Angkor Wat was the largest temple at Angkor and is in fact said to be the world’s largest single religious monument. The Khmer built their temples as a model of the universe in microcosm. This means there are four concentric quadrangular enclosures surrounded by a moat; the center is a three tiered tower surrounded by four towers- one at each corner. The temple is positioned to coincide with celestial phenomenon- much like Easter Island and Machu Picchu-and again points to the excellent astronomy skills of those times.

Another astonishing aspect of this temple is that almost every square inch of the sandstone utilized to build the place has etchings or patterns. There are also walls of figural relief carvings of dancers, Hindu priests or Buddha,  and war scenes. Several of these are massive in that one is 49 meters long and depicts the Hindu myth of cosmic renewal, which our guide tried to explain to us but gave up after we were surrounded by throngs of Chinese tourists with selfie sticks.

The Khmer were a fighting people as evidenced by what is known of the size of their military and their ability to quickly expand their empire. The religion of the time would vacillate between Hinduism and Buddhism depending on who was king, and what his leanings were. One thing all kings were in agreement on was the number of concubines they had-LOTS. Which made for large, dysfunctional royal families resulting in plenty of opportunities for temple building, since temples were built for royalty, by royalty and about royalty.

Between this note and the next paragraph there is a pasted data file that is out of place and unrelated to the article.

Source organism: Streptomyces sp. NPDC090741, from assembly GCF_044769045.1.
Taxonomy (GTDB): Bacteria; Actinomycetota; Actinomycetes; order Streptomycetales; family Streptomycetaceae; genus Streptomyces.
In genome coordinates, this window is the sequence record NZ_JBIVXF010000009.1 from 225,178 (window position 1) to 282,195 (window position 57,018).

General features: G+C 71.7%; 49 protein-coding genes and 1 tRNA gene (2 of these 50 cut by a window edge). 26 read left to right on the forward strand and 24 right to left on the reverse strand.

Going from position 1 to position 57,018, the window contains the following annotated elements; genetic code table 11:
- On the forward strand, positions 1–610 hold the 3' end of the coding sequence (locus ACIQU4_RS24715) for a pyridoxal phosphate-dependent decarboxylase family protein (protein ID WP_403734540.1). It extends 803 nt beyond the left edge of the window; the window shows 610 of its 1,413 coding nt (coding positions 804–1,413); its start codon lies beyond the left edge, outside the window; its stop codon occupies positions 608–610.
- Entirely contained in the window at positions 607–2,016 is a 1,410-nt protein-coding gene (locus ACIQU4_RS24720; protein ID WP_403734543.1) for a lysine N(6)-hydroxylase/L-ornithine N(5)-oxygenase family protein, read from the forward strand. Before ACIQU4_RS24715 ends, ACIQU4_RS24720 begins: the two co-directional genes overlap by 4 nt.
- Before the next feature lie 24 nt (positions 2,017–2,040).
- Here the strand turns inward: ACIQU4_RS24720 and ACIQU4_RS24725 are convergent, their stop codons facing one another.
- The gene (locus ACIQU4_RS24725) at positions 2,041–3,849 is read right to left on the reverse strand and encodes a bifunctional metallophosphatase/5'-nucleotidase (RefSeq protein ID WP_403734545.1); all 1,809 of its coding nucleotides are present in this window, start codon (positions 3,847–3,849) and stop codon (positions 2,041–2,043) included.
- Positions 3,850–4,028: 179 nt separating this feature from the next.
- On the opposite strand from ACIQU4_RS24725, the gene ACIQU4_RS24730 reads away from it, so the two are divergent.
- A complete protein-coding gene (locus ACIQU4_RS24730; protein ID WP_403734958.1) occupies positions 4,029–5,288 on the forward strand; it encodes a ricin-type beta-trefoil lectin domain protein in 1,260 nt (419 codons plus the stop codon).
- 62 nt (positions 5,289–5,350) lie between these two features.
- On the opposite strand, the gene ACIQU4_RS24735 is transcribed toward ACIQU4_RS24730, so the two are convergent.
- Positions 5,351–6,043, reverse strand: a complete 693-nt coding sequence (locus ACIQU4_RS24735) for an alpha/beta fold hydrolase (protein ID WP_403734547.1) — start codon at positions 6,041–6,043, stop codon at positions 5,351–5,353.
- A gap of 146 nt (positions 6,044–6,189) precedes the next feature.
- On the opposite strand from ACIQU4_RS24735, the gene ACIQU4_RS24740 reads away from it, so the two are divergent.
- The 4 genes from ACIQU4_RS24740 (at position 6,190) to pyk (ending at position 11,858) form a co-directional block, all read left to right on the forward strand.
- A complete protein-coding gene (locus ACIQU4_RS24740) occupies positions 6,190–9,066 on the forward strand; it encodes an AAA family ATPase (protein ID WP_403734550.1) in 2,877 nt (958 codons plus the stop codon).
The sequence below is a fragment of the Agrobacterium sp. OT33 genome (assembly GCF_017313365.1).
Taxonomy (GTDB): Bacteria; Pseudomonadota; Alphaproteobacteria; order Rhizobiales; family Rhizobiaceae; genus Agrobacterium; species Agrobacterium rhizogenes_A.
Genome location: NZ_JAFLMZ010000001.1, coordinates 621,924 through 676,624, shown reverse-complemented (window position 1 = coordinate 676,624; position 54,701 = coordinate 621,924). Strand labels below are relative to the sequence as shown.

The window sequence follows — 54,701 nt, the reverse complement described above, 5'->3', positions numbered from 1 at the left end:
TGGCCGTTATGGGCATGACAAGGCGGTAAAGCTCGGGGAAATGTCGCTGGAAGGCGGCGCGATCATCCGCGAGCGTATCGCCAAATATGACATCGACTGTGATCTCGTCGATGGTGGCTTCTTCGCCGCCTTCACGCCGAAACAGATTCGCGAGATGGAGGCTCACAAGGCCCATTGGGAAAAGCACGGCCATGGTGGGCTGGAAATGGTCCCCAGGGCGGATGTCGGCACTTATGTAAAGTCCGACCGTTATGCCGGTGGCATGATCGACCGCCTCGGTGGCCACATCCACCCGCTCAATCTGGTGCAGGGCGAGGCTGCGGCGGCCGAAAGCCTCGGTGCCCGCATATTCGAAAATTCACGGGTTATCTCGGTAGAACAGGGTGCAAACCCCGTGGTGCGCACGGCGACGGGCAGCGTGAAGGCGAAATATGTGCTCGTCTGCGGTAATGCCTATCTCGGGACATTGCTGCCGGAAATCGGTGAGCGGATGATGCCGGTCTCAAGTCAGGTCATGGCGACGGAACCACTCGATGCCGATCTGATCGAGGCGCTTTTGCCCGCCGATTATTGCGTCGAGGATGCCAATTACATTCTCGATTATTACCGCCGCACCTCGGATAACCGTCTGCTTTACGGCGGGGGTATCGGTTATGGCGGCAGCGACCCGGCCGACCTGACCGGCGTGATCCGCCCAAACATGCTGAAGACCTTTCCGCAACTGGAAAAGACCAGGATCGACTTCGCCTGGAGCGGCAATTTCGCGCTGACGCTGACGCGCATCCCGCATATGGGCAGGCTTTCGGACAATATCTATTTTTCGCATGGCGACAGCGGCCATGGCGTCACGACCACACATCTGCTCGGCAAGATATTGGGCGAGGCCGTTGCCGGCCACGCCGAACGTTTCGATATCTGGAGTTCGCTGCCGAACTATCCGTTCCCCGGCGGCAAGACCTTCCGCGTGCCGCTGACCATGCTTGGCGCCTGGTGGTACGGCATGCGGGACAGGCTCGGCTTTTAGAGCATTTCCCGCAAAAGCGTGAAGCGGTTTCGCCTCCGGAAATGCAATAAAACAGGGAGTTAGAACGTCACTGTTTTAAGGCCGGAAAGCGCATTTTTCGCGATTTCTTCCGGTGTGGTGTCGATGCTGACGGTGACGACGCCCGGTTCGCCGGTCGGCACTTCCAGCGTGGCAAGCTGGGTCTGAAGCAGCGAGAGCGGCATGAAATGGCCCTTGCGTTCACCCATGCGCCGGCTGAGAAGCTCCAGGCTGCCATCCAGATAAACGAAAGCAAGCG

Armed with our in-flight lectures and handouts, we were ready to tour. In addition to advance preparation, we also each carry a Tour Guide system so we are wired up at all times and connected to the local guide or Nat Geo expedition expert. Which means you also get an idea as to how in shape they are based on the amount of heavy breathing you hear, which can be distracting.
Teresa Wolande
Our first tour, unfortunately for our night owl Chuck, was sunrise at Angkor Wat followed by a monastery visit and monk blessing. We met at 5:15 AM and headed out. Our local guide, Phtang, gave us an overview on the bus. We were asked to not give money or candy to the local children as it only encourages them to beg as opposed to attend school.  More than 50 percent of the Cambodian people cannot afford to visit Angkor National Park-it has a five dollar entrance fee. Like many third world countries the primary mode of transportation is motorcycle or bicycle as cars and especially gas are simply not affordable. Tourism is its second largest industry second only to rice farming.